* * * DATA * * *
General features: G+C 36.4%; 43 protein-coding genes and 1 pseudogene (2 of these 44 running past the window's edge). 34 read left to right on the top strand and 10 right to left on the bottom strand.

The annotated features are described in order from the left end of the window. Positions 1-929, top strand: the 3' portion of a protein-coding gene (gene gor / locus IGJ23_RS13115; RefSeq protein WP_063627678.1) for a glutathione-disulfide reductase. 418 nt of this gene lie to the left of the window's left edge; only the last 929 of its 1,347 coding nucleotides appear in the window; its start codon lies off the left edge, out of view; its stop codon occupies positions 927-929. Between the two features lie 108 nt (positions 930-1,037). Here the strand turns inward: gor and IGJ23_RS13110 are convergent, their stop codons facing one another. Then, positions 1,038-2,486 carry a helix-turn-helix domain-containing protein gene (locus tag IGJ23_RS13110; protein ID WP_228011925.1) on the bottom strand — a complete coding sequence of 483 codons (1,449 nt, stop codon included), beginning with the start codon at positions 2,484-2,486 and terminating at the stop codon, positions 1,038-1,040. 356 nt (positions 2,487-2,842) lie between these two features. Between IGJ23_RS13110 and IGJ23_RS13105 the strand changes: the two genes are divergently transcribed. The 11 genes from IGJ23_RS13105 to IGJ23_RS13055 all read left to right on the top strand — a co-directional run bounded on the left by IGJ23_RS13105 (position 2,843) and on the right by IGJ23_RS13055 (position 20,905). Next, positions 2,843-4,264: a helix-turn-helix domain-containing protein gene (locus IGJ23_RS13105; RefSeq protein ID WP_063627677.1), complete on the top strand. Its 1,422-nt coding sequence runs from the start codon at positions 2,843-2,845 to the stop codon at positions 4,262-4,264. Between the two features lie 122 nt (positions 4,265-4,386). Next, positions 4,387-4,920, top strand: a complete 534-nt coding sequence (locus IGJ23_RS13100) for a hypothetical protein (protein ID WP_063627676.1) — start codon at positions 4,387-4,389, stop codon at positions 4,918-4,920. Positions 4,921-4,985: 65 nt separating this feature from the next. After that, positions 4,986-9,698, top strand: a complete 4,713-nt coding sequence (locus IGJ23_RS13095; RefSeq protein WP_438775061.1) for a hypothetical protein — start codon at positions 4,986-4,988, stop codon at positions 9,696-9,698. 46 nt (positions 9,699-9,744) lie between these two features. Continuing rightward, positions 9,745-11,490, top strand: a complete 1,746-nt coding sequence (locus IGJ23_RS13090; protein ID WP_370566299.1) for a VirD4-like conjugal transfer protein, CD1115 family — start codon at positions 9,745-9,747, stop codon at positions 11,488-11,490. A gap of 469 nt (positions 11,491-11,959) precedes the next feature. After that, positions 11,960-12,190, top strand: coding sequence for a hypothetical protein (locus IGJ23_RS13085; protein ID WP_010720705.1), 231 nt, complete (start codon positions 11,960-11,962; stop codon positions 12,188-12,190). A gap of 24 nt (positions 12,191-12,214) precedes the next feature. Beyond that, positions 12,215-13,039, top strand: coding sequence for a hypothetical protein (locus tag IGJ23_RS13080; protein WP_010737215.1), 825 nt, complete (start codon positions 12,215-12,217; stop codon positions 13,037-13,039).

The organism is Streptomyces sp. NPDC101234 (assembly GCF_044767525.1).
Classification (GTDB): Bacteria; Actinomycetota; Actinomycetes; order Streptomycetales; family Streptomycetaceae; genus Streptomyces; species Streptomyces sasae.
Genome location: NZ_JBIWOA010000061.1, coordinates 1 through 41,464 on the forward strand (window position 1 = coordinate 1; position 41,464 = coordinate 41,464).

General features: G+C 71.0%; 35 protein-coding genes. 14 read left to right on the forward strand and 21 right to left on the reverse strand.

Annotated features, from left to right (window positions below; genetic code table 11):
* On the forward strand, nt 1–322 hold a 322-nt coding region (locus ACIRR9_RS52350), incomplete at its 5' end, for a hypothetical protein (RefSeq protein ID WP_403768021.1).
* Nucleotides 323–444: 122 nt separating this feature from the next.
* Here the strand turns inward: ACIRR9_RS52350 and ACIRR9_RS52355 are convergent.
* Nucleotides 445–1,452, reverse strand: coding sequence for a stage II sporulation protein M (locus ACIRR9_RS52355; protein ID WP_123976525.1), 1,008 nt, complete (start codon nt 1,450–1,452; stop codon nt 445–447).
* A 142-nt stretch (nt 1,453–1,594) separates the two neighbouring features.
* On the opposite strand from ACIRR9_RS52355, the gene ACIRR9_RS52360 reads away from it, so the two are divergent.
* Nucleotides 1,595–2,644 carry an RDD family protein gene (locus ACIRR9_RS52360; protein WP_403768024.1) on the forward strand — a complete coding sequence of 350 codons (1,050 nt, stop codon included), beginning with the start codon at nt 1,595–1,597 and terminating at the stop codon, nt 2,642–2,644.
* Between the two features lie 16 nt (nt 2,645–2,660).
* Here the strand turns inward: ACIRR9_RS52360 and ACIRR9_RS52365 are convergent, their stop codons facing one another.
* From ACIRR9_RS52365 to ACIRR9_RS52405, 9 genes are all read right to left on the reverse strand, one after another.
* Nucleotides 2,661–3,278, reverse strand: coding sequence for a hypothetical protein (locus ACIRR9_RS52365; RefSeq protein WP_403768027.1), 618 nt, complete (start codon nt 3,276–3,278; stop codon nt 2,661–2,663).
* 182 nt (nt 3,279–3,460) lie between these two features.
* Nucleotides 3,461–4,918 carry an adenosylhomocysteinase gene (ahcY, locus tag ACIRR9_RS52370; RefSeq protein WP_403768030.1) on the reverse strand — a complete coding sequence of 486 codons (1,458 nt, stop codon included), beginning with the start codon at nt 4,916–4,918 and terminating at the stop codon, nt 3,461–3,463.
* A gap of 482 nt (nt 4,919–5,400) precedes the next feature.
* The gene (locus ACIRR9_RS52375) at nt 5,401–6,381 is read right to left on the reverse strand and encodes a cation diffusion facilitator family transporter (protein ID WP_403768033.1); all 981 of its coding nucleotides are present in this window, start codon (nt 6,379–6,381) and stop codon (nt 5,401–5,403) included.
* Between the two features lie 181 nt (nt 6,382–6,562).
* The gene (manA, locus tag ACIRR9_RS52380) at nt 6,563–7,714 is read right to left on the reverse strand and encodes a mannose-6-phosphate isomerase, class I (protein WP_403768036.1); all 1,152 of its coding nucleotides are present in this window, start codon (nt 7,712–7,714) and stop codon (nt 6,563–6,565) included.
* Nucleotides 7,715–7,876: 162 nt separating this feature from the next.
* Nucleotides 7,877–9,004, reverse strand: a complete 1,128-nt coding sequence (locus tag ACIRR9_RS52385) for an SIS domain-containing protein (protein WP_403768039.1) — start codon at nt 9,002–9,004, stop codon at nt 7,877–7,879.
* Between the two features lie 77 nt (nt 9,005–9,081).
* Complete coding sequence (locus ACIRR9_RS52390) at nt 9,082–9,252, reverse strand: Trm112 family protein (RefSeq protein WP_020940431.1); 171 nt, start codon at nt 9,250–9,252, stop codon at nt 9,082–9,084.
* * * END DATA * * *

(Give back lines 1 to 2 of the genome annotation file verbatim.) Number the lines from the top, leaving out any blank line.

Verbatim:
General features: G+C 36.4%; 43 protein-coding genes and 1 pseudogene (2 of these 44 running past the window's edge). 34 read left to right on the top strand and 10 right to left on the bottom strand.

The annotated features are described in order from the left end of the window. Positions 1-929, top strand: the 3' portion of a protein-coding gene (gene gor / locus IGJ23_RS13115; RefSeq protein WP_063627678.1) for a glutathione-disulfide reductase. 418 nt of this gene lie to the left of the window's left edge; only the last 929 of its 1,347 coding nucleotides appear in the window; its start codon lies off the left edge, out of view; its stop codon occupies positions 927-929. Between the two features lie 108 nt (positions 930-1,037). Here the strand turns inward: gor and IGJ23_RS13110 are convergent, their stop codons facing one another. Then, positions 1,038-2,486 carry a helix-turn-helix domain-containing protein gene (locus tag IGJ23_RS13110; protein ID WP_228011925.1) on the bottom strand — a complete coding sequence of 483 codons (1,449 nt, stop codon included), beginning with the start codon at positions 2,484-2,486 and terminating at the stop codon, positions 1,038-1,040. 356 nt (positions 2,487-2,842) lie between these two features. Between IGJ23_RS13110 and IGJ23_RS13105 the strand changes: the two genes are divergently transcribed. The 11 genes from IGJ23_RS13105 to IGJ23_RS13055 all read left to right on the top strand — a co-directional run bounded on the left by IGJ23_RS13105 (position 2,843) and on the right by IGJ23_RS13055 (position 20,905). Next, positions 2,843-4,264: a helix-turn-helix domain-containing protein gene (locus IGJ23_RS13105; RefSeq protein ID WP_063627677.1), complete on the top strand. Its 1,422-nt coding sequence runs from the start codon at positions 2,843-2,845 to the stop codon at positions 4,262-4,264. Between the two features lie 122 nt (positions 4,265-4,386). Next, positions 4,387-4,920, top strand: a complete 534-nt coding sequence (locus IGJ23_RS13100) for a hypothetical protein (protein ID WP_063627676.1) — start codon at positions 4,387-4,389, stop codon at positions 4,918-4,920. Positions 4,921-4,985: 65 nt separating this feature from the next. After that, positions 4,986-9,698, top strand: a complete 4,713-nt coding sequence (locus IGJ23_RS13095; RefSeq protein WP_438775061.1) for a hypothetical protein — start codon at positions 4,986-4,988, stop codon at positions 9,696-9,698. 46 nt (positions 9,699-9,744) lie between these two features. Continuing rightward, positions 9,745-11,490, top strand: a complete 1,746-nt coding sequence (locus IGJ23_RS13090; protein ID WP_370566299.1) for a VirD4-like conjugal transfer protein, CD1115 family — start codon at positions 9,745-9,747, stop codon at positions 11,488-11,490. A gap of 469 nt (positions 11,491-11,959) precedes the next feature. After that, positions 11,960-12,190, top strand: coding sequence for a hypothetical protein (locus IGJ23_RS13085; protein ID WP_010720705.1), 231 nt, complete (start codon positions 11,960-11,962; stop codon positions 12,188-12,190). A gap of 24 nt (positions 12,191-12,214) precedes the next feature. Beyond that, positions 12,215-13,039, top strand: coding sequence for a hypothetical protein (locus tag IGJ23_RS13080; protein WP_010737215.1), 825 nt, complete (start codon positions 12,215-12,217; stop codon positions 13,037-13,039).